I consider myself a Pentecostal in that I have experienced the baptism of the Holy Spirit and, among other things, I have been graced with spiritual language.
I pastor what some would call a Pentecostal fellowship in that many of its members have had the same experience.
And yet, when I pray for someone to receive the filling of the Holy Spirit, nothing “happens.” No shaking. No rolling. No laughter. No “joy unspeakable and full of glory”. Not so much of a “she-came-in-a-Honda/see-my-bow-tie-tie-my-bow-tie.” Usually when I pray for people in this way, judging by appearances I’d say it was (almost) a non-event.
So what is it with me?
Tonight was a good case in point. I’ve been sharing from Mark 1 lately with the students from The Focus, our Wednesday night youth church. Our text tonight was Mark 1:9-11 which reads,
“At this time, Jesus came from Nazareth in Galilee and was baptized by John in the Jordan. The moment he came out of the water, he saw the sky split open and God's Spirit, looking like a dove, come down on him. Along with the Spirit, a voice: ‘You are my Son, chosen and marked by my love, pride of my life.’”
All the gospel writers put this event at the beginning of their story. In Mark’s case, it’s in the opening lines. Before the miracles, before the healings, before Lazarus shuffles out from the tomb, before all the amazing things that make up the stories of Jesus’ life, he is baptized in water and in the Spirit. If he, though fully God, as a man required Spirit baptism, what keeps the rest of us from submitting to the same? If to be a Christian is to walk as Jesus did and do what Jesus does, it is impossible without the Holy Spirit coming upon us. This was my message in abbreviated form.
After sharing, we tied in to our internet feed with the International House of Prayer in Kansas City, encouraged the kids to find a separate place in the sanctuary, dimmed the lights and asked them to turn to the One who longs to fill them afresh. After about twenty minutes or so, I made an invitation to any and all who were longing to be filled for the first time or in need of experiencing a fresh infilling, to come forward. Perhaps a quarter of those present did (and four of them were my own kids). I asked one of the youth leaders to join me and one by one we prayed over the perhaps 8 kids who were sitting in the provided chairs.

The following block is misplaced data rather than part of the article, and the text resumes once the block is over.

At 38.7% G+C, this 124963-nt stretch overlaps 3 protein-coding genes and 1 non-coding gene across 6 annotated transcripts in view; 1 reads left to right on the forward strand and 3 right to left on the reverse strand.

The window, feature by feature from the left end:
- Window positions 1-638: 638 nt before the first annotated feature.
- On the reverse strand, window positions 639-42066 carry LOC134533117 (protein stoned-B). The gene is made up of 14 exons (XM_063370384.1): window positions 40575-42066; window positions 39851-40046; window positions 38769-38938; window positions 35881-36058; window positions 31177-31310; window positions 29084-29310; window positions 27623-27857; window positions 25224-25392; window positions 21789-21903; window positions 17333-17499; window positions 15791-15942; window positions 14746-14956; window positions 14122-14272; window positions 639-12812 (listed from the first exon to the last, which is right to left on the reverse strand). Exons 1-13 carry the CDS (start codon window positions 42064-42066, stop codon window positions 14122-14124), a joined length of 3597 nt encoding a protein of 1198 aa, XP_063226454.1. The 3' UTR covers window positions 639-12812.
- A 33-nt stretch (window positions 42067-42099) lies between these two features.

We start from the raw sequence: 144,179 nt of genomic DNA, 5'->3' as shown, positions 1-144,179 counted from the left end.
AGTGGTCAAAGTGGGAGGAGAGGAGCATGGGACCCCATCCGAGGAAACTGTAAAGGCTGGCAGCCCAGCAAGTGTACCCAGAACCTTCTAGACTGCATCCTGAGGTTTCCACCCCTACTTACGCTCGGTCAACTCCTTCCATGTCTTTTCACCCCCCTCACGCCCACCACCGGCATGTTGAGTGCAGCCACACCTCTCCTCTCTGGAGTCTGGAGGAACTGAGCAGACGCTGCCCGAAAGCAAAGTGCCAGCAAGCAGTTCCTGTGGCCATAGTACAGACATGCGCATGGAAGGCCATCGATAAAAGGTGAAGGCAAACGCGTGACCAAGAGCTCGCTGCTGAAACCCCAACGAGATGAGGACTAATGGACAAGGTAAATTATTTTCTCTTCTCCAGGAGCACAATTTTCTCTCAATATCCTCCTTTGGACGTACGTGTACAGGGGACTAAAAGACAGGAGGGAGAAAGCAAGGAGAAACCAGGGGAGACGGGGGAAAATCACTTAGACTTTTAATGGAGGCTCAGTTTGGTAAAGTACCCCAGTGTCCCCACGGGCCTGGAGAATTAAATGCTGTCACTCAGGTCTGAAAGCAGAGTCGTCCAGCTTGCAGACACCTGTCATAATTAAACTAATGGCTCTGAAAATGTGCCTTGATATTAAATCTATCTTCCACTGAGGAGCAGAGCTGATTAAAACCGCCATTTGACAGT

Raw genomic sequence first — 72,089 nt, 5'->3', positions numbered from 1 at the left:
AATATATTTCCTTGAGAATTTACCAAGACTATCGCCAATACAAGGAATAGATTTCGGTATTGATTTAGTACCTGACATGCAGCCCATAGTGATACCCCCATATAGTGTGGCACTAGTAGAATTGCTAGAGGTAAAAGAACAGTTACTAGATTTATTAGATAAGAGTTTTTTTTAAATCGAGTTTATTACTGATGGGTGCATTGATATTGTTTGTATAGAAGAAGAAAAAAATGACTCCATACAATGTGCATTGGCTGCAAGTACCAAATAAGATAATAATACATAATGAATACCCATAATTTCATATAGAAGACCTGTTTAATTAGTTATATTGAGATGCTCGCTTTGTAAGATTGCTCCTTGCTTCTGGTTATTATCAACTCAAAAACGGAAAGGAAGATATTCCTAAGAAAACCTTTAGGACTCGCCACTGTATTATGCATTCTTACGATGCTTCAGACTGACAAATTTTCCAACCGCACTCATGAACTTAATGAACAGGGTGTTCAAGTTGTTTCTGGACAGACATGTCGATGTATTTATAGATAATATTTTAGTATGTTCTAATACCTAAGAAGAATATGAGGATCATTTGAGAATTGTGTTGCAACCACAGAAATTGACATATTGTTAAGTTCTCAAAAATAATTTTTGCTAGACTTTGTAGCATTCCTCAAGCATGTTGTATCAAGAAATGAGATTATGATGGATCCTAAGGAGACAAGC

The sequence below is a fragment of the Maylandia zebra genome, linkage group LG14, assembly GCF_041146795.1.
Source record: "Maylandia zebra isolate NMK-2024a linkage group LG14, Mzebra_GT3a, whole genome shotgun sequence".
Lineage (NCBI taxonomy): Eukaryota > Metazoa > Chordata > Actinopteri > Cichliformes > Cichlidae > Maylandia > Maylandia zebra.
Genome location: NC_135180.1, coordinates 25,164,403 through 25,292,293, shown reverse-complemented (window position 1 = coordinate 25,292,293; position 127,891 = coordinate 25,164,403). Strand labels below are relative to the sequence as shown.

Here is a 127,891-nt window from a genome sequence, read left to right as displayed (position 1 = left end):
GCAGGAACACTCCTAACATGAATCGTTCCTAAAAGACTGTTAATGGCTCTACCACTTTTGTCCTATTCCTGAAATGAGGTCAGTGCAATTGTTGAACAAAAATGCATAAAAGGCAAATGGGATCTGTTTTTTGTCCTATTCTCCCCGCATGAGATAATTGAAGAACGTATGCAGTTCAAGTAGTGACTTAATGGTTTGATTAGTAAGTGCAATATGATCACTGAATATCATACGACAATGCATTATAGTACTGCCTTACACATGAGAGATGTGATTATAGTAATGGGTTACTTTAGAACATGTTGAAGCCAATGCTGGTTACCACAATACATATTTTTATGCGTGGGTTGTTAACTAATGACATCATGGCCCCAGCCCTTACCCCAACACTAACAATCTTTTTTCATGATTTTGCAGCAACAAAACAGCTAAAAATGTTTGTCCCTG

I sincerely was hoping that there would be some demonstration of the Spirit’s presence. Tongues. Tears. Joy. Laughter. Anything that would suggest that the Holy Spirit had come upon them but with the exception of one, it was the drill I have grown accustomed to in my ministry, which is to say nothing meeting the eye.
My theology prevents me from going home discouraged. After all, we seek Him not a feeling. And just because nothing seems to be going on doesn’t mean that nothing is going on. But every once in a while my faith needs a little bolstering. I mean, after all those first Christians prayed that God would stretch out his hand and show his stuff and the house they were in shook and they left boldly going where before they had been afraid to go.
I don’t think that’s asking too much. I don’t think I’m tasking the Lord when I ask him to show up if only to awaken the kids who didn’t seem so moved to sit in one of the chairs and in one case are fast asleep.
Maybe it’s me?
My name is Jeff and I'm a pastor of a small, local, Christian fellowship
It's a wonderful thing to love your work; to know that when you do it you are doing something that you were born to do. I am so fortunate to be both. I don't say I am the best at what I do. God knows that are so many others who do it better. But I do feel fairly lucky to be called by such a good God to do work I can only do with his help, to be loved by a beautiful woman, and to have a workshop where I can work my craft. These musings of mine are part of that work.